MJ Atkins (junior) – “Being a part of this team was surreal. There were a bunch of times during the season that we were tested and losing late in games, but never for a second did I think we would lose. I really think that was a result of us being so close as a team. I definitely want to thank the seniors who have developed this program and provided such great leadership. Without them the experience would definitely not have been the same.”
  Bernie Rogers (Head Coach) –“It is hard to describe this season and it really has not hit me yet...I would say for all the coaches, players, managers and families- it was not only exciting but a very memorable season for all!”
  Mike McKenna (junior) – “Words can’t describe how much I enjoyed being on team. It was an absolute blast to be a part of. The season went by extremely fast and I enjoyed every second of it. We had great team chemistry with our seniors leading our team towards success. I would not trade this season for anything else in the world.”
  Keith Czarny (Assistant Coach) -“If there is one word that can describe this whole season I think that word is SPECIAL. We had a very special group of kids that made big plays in big spots all season long. I think the PAISAA championship game summed it up best. The grit, togetherness, and passion the players displayed to come back from double digits down in the second half against one of the most talented teams in the state was simply incredible. That performance and their performance all season was just special.”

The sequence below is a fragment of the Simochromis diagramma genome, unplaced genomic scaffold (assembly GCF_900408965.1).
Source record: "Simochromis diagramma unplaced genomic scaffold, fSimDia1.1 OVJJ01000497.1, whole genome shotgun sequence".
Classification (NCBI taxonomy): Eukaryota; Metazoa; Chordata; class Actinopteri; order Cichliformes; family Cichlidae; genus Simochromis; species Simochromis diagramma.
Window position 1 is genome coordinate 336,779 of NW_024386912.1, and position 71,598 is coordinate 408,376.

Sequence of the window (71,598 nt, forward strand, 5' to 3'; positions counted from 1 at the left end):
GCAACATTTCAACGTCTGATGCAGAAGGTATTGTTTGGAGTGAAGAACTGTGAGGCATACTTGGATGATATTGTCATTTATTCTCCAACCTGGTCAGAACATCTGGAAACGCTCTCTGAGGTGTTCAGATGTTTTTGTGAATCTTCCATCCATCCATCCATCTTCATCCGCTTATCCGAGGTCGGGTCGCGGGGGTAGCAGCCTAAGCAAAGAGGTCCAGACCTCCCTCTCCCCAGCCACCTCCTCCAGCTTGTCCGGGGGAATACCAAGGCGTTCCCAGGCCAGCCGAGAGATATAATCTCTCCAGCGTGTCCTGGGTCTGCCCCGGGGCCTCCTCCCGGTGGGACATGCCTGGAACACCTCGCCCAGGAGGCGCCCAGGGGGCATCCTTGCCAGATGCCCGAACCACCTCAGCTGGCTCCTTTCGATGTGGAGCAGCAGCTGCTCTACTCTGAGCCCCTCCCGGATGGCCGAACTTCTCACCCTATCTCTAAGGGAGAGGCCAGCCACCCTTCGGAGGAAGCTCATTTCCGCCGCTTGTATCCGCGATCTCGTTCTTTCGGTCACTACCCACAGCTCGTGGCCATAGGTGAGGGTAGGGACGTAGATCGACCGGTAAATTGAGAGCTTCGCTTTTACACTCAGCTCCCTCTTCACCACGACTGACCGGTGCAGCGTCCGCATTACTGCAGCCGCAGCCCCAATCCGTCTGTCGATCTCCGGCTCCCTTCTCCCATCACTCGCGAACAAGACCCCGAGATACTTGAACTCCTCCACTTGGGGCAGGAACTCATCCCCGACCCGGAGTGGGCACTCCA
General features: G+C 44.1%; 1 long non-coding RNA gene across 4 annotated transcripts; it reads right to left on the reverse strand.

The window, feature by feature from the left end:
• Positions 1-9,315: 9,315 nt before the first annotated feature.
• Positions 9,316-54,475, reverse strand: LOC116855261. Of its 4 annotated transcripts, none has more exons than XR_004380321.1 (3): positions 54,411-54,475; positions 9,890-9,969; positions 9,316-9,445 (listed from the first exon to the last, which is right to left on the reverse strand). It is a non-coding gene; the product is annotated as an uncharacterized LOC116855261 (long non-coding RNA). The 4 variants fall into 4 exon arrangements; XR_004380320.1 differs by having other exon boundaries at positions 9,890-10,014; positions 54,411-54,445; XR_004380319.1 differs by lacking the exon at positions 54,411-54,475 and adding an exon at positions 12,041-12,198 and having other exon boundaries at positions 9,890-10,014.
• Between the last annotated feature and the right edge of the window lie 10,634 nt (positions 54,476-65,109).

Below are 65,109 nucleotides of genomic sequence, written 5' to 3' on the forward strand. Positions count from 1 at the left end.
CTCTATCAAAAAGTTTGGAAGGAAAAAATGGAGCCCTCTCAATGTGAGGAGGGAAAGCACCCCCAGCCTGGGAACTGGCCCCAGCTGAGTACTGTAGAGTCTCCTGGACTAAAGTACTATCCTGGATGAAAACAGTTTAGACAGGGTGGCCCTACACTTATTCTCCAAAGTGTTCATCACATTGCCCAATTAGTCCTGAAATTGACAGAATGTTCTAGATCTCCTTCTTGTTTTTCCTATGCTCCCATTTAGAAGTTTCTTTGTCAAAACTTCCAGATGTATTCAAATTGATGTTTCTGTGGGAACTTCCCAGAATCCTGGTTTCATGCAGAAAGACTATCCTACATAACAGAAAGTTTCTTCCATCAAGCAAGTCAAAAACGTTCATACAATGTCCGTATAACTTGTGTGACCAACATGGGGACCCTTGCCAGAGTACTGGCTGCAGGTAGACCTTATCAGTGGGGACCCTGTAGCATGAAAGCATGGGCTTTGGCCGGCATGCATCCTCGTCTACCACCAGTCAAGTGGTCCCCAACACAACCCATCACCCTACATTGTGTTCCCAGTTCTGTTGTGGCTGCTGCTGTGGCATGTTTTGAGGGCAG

This story was written in 2008, when Bernie's star
player at Archbishop Ryan was his brother, Andrew.

By Ted Silary

  Perhaps it's time for a playful ceremony.
  With everyone gathered 'round before practice, Andrew Rogers could give his basketball coach a pat on the shoulder and say to him warmly, "Great to see you today, Bernie! "
  Don't bet that will happen. It would mean the end of a streak. One that, as much as anything, defines the discipline maintained by Rogers, a 5-8, 155-pound senior point guard for Archbishop Ryan High.
  Bernie, you see, is Andrew's brother and coach. Both agree: In the four seasons they've been together, at least in the gym and locker room, Andrew has never called Bernie anything but coach.